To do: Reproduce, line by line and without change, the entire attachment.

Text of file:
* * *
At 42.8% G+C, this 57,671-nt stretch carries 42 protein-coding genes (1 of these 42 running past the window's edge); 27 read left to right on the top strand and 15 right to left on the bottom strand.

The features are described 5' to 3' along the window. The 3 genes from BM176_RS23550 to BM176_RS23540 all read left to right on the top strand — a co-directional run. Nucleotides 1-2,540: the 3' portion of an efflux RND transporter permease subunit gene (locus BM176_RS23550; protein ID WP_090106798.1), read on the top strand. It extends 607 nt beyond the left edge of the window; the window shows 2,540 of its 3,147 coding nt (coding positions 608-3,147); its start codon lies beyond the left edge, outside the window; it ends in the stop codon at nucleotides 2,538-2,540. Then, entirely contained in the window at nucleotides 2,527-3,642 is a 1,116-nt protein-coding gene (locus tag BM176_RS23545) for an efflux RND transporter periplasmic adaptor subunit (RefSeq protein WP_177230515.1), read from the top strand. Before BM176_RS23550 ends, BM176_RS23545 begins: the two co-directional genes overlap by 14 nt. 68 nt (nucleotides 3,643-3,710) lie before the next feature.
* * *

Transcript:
At 42.8% G+C, this 57,671-nt stretch carries 42 protein-coding genes (1 of these 42 running past the window's edge); 27 read left to right on the top strand and 15 right to left on the bottom strand.

The features are described 5' to 3' along the window. The 3 genes from BM176_RS23550 to BM176_RS23540 all read left to right on the top strand — a co-directional run. Nucleotides 1-2,540: the 3' portion of an efflux RND transporter permease subunit gene (locus BM176_RS23550; protein ID WP_090106798.1), read on the top strand. It extends 607 nt beyond the left edge of the window; the window shows 2,540 of its 3,147 coding nt (coding positions 608-3,147); its start codon lies beyond the left edge, outside the window; it ends in the stop codon at nucleotides 2,538-2,540. Then, entirely contained in the window at nucleotides 2,527-3,642 is a 1,116-nt protein-coding gene (locus tag BM176_RS23545) for an efflux RND transporter periplasmic adaptor subunit (RefSeq protein WP_177230515.1), read from the top strand. Before BM176_RS23550 ends, BM176_RS23545 begins: the two co-directional genes overlap by 14 nt. 68 nt (nucleotides 3,643-3,710) lie before the next feature.